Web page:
Dozens of county sheriffs in Illinois say they won’t enforce a new a state law banning assault-style weapons. File Photo courtesy of St. Louis Metropolitan Police Department | License Photo
Jan. 14 (UPI) -- Days after Illinois passed a law banning assault-style weapons and large-capacity magazines, dozens of county sheriffs say they won't enforce the measure, claiming it is unconstitutional.
Displeasure appears strongest around the Chicago area, where top law enforcement officials in McHenry, DeKalb, Kane, DuPage, La Salle, Grundy, and Kankakee counties have publicly stated they will not enforce the new legislation, WLS-TV reported.
DuPage County and its 920,000 residents is the largest so far to defy the law.
Lawmakers passed the "Protect Illinois Communities Act," on Jan. 6, banning the sale, manufacture, delivery and purchase of assault weapons across the entire state.
Gov. J.B. Pritzker signed the bill into law Tuesday night, which also prohibits most individuals under age 21 from buying any type of firearm in the state.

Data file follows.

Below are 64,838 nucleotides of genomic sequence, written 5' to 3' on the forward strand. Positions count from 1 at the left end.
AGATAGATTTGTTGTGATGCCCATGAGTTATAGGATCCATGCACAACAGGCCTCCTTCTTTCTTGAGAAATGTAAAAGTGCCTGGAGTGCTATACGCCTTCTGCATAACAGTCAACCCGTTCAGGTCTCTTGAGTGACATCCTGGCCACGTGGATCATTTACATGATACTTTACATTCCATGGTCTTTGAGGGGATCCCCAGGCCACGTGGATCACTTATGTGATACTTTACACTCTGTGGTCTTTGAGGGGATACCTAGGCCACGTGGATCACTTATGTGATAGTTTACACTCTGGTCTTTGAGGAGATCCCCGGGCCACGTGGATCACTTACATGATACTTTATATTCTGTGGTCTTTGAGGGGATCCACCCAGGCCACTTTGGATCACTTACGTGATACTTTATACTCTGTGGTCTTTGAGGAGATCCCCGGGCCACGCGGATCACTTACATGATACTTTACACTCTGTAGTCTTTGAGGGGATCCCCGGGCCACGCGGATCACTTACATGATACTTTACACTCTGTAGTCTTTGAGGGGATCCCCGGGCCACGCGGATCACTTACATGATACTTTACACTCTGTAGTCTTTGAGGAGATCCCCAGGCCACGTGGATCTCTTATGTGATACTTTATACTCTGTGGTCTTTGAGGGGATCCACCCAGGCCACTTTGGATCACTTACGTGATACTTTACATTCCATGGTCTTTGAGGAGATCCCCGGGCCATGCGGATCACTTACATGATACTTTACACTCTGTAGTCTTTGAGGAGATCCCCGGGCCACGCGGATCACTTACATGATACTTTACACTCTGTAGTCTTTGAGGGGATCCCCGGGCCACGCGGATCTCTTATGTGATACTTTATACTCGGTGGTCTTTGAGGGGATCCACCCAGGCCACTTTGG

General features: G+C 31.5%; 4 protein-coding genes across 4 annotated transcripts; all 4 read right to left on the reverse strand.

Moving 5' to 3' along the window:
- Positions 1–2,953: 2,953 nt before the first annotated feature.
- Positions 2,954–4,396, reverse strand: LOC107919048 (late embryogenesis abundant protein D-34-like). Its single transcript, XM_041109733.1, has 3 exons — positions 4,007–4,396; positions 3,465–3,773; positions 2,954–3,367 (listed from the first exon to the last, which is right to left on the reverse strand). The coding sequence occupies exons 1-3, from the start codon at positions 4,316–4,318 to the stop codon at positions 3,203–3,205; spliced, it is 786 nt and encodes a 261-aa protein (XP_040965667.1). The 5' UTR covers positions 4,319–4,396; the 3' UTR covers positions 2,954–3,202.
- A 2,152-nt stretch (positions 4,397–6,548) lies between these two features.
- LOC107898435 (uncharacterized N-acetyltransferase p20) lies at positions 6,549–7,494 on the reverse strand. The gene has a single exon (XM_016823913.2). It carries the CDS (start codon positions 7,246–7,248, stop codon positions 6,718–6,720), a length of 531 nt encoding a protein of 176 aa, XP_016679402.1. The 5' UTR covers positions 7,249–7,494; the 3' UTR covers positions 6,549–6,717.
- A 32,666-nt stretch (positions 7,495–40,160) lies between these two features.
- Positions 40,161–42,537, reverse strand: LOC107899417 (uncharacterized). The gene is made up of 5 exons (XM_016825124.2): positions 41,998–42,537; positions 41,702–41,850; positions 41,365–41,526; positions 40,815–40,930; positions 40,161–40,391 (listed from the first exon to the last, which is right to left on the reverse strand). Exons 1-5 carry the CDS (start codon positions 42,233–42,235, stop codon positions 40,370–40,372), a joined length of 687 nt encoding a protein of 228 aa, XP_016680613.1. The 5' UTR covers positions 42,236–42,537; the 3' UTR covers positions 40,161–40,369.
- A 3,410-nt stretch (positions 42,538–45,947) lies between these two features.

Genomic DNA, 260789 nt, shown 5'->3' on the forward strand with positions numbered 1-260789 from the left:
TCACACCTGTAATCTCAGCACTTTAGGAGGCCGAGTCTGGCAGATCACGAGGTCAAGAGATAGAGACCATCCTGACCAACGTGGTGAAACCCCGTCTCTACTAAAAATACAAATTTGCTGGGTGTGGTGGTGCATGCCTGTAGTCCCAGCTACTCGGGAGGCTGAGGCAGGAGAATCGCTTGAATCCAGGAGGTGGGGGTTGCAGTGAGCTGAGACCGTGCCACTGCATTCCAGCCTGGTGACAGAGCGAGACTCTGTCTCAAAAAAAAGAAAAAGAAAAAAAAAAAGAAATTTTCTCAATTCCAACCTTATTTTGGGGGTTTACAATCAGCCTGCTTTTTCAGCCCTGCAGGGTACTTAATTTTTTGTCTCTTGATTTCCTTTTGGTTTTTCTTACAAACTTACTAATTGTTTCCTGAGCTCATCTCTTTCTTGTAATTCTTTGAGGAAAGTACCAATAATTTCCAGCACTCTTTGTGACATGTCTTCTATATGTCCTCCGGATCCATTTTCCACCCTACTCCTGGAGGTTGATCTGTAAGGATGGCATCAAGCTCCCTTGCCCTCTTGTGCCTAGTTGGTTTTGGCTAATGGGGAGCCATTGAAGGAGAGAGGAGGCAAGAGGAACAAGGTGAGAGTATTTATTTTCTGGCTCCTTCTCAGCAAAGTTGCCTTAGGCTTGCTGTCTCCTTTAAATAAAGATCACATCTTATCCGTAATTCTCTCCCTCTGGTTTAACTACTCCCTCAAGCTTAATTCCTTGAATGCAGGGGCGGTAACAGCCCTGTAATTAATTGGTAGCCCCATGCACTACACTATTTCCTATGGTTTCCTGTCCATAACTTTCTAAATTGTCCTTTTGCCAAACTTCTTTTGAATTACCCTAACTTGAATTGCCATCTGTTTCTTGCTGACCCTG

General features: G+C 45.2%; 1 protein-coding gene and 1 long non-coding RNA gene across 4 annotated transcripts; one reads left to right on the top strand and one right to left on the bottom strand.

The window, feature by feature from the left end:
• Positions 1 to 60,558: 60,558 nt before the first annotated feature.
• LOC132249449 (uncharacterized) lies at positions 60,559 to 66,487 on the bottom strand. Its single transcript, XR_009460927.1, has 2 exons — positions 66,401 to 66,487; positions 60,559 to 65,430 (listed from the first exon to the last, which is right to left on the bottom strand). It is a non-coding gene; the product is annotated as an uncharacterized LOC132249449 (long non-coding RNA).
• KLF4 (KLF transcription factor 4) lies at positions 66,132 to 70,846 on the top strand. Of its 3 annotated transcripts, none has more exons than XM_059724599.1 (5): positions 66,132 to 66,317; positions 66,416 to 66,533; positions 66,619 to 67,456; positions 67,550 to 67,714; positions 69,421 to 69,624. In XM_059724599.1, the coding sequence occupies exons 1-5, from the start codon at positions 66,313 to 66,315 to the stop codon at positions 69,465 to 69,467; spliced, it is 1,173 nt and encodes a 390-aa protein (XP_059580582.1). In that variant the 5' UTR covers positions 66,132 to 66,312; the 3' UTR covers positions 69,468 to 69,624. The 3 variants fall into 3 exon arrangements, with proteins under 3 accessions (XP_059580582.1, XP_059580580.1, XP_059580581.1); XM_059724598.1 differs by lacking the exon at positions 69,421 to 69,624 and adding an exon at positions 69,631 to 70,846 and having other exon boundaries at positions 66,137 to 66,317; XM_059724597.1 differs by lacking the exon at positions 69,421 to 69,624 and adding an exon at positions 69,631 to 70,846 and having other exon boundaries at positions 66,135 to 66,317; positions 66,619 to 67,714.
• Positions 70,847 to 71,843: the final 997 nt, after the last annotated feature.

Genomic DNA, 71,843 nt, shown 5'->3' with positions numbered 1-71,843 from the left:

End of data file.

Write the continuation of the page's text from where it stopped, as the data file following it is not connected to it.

"No Illinoisan should have to go through life fearing their loved one could be next in an ever-growing list of mass shooting victims," Pritzker tweeted, after signing the bill.
The legislation became effective immediately, although to what level individual counties enforce the rules remains to be seen.
Opponents argue the law violates the 2nd Amendment's right to bear arms.
"I, among many others, believe HB 5471 is a clear violation of the 2nd Amendment to the U.S. Constitution," LaSalle County Sheriff Adam Diss wrote in an open letter, posted on the Illinois Sheriffs' Association Facebook page.
"Therefore, as the Custodian of the Jail and Chief Law Enforcement Official for LaSalle County, that neither myself nor my office will be checking to ensure that lawful gun owners register their weapons with the State, nor will we be arresting or housing law-abiding individuals that have been arrested solely with non-compliance with this Act," he wrote.
Several other sheriffs have posted similar letters on the page, which were crafted by the association. At least 74 different sheriff's departments say they will not enforce the new legislation.
Local law enforcement agencies do not have the power to determine constitutionality, supporters of the law counter.
"Their job is to enforce the law, it's not to interpret the Constitution. We leave that up to the courts," Ed Yohnka of the American Civil Liberties Union told WEEK-TV in Peoria. Ill.